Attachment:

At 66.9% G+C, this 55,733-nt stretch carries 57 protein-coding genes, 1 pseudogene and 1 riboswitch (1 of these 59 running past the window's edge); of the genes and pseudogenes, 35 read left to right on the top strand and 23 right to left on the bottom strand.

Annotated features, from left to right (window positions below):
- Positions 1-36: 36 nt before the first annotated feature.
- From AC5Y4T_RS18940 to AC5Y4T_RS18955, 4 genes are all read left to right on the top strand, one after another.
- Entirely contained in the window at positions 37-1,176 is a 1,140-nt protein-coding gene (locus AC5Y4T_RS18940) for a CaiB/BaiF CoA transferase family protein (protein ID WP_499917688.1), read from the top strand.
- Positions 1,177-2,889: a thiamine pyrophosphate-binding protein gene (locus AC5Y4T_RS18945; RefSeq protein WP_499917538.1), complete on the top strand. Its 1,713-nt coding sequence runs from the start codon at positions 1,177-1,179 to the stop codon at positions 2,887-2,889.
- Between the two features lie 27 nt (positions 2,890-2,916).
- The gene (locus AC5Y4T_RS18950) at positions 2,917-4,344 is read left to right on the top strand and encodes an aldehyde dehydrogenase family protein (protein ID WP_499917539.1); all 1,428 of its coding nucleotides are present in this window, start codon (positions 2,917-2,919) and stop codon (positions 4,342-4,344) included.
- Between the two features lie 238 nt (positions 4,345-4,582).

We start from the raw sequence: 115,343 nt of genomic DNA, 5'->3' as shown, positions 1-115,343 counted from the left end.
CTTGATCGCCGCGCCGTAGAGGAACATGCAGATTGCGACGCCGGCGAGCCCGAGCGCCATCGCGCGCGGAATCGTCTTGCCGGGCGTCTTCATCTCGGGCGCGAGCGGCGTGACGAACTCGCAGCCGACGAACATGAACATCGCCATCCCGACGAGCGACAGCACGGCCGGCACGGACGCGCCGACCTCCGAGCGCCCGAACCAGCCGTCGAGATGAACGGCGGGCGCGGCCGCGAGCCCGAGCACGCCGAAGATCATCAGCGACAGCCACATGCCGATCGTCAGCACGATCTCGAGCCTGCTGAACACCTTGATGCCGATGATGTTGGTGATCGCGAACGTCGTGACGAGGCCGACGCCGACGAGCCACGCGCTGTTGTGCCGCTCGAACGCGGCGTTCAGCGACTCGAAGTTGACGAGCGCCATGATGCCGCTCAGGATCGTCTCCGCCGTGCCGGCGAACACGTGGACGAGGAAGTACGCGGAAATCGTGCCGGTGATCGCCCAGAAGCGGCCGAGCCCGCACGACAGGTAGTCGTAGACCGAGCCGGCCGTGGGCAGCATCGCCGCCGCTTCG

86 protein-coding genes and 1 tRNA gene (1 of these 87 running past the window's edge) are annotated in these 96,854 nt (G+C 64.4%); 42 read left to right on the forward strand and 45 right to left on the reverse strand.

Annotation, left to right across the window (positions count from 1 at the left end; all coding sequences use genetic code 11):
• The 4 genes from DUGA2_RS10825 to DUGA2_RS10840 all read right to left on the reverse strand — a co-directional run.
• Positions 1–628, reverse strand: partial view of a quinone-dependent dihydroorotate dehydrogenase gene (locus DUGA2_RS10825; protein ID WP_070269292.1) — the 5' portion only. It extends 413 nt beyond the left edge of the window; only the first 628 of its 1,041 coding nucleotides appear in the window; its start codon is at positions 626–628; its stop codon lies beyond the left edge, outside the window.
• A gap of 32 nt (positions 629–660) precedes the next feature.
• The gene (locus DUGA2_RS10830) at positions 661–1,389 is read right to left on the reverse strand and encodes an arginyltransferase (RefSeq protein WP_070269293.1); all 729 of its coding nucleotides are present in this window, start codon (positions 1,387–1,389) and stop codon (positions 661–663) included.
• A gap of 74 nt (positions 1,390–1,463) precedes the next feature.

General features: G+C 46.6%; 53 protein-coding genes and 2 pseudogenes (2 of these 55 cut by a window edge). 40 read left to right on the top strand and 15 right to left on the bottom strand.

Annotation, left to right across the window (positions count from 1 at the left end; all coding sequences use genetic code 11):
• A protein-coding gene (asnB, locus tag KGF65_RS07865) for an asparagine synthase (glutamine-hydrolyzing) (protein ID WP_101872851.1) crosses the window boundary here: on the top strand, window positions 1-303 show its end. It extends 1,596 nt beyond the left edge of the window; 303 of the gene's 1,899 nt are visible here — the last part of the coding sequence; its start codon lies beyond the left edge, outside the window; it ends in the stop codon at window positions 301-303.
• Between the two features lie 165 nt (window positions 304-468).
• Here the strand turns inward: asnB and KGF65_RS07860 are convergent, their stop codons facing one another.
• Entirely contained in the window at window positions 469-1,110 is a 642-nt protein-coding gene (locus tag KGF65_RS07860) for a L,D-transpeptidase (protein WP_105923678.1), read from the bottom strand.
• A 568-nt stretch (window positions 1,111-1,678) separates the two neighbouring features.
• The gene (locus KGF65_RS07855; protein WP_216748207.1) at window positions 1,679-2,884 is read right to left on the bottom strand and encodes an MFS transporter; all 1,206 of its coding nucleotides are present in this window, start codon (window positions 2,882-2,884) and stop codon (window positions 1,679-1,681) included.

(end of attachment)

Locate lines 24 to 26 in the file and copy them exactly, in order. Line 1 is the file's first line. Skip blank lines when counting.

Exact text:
• Entirely contained in the window at window positions 469-1,110 is a 642-nt protein-coding gene (locus tag KGF65_RS07860) for a L,D-transpeptidase (protein WP_105923678.1), read from the bottom strand.
• A 568-nt stretch (window positions 1,111-1,678) separates the two neighbouring features.
• The gene (locus KGF65_RS07855; protein WP_216748207.1) at window positions 1,679-2,884 is read right to left on the bottom strand and encodes an MFS transporter; all 1,206 of its coding nucleotides are present in this window, start codon (window positions 2,882-2,884) and stop codon (window positions 1,679-1,681) included.